3. Conferencing system-based online education. This is what I usually think of when I think of this field. In the older variety, one uses a conferencing system such as EIES (which I first used for the New School about a decade ago on NJIT) or Caucus, Parti, whatever, and there are private branches for each class, with supplemental private branches, perhaps, for assignments, teacher areas; with public commons to help the community part of education. These are being supplanted, I hope, by web-based systems that make it easier to support access to resources, make it easier to provide visuals, and otherwise, still use conferencing systems such as Motet, WELL Engaged, Web Crossing, Acme News, or COW.

    To make a conference system-based class work, there is a lot of "hosting" and "support" required, especially with new groups of students. (This is probably true of all of these methods, but this is what I know best, and have no intention of papering over.)

  4. Computer-based training. This is the nifty stuff where you follow a web page or CD ROM with video and sound and good graphics and learn to accomplish specific tasks. There are a host of places where this type of training can be delivered well over the web, as well as on CD ROM. There are some things that can be shown with these tools that are more fun and more useful than anything in print or classroom (imho). I like using the example of being able to click on a foreign language phrase and hearing it immediately, rather than having to rewind the tape to just the right point, but that is a trivial example of what can be done. Still, this is training, and most colleges do more (which doesn't at all deny that some of what they do is certainly addressed by this type of product).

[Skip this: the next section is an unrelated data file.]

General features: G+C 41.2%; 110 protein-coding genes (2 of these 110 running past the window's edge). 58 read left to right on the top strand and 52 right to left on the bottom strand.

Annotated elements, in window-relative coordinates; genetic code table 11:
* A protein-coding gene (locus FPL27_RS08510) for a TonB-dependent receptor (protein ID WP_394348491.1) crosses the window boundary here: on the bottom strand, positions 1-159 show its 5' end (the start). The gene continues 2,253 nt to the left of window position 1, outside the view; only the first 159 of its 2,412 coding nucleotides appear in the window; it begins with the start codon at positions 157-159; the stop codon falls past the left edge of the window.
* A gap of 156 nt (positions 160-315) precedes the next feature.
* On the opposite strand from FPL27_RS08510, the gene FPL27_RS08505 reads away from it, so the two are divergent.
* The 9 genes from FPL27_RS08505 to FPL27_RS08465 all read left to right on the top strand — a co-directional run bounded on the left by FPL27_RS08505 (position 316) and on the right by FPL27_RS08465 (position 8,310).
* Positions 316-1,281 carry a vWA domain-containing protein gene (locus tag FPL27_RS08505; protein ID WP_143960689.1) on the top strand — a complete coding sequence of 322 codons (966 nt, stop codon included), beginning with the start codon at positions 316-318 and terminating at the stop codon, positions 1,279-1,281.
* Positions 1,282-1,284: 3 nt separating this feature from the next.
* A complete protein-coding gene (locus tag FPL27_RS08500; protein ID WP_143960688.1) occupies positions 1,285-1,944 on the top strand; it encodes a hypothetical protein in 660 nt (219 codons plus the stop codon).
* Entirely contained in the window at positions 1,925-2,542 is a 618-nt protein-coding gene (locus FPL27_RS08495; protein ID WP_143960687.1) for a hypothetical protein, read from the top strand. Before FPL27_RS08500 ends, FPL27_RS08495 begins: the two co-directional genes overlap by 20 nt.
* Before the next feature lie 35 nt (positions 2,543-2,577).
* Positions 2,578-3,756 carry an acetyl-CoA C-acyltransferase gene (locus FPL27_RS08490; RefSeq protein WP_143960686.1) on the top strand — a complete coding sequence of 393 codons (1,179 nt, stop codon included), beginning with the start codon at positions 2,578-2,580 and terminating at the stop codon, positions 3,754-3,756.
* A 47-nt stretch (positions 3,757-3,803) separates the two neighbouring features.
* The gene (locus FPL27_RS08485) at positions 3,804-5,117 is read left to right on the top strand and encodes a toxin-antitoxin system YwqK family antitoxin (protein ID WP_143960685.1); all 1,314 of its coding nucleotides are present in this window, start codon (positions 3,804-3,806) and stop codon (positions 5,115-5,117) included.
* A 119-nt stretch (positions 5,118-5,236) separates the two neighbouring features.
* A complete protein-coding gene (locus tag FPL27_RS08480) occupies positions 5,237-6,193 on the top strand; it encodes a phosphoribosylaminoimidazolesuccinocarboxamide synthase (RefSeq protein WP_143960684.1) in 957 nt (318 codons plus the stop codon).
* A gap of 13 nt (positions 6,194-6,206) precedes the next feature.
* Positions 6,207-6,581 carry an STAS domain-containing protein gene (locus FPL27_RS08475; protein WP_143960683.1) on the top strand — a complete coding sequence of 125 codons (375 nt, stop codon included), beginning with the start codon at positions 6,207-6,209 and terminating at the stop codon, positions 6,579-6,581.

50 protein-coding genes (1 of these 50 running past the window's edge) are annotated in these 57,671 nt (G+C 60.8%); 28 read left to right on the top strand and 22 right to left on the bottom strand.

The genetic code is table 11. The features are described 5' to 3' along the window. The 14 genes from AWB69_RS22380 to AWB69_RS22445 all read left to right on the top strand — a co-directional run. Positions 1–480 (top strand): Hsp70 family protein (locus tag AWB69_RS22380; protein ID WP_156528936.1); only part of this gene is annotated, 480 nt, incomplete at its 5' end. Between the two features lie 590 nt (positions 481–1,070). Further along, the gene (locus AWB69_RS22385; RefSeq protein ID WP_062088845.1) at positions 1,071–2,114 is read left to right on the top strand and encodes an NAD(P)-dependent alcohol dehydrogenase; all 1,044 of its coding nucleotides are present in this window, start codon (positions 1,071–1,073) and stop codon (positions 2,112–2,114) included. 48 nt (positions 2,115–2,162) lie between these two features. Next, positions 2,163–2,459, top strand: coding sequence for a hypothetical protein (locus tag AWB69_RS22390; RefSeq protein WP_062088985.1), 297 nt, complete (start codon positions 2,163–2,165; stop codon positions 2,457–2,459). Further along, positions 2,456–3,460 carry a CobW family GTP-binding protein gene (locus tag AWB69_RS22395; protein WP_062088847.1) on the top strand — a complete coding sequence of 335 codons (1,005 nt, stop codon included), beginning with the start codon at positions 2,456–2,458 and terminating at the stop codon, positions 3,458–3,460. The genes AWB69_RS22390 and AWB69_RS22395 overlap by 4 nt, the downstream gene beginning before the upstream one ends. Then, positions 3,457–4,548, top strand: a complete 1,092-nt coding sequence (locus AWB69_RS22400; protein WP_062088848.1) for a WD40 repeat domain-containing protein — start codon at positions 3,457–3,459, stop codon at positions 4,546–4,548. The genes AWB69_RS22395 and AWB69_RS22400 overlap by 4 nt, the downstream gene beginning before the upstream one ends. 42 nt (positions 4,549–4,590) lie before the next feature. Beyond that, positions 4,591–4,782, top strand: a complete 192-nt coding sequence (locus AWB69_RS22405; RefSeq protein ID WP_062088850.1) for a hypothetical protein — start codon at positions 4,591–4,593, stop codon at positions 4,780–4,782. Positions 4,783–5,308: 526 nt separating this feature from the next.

5. Oops, I almost forgot. "BBS-based classes." One of the most popular programs of the BBS era was the way you could use simple messaging tools (FIDO, for instance) to set up message boards in which students from classes around the city, country, or world would exchange messages. Such classes were, and are, invaluable in teaching language skills (writing letters to peers is a powerful motivator) and in having kids learn about each other's cultures, geography, customs, politics, and so on. Social studies and Language all in one! (GesherNet continues to run, now as a mailing-list-based educational exchange.)

    This isn't trivial, as one of the things that online education systems do, in common with other online communities, is provide outreach and a means for people from different places to discover each other. It's a lot like what happens when people from all over show up at a non-virtual college campus ;-).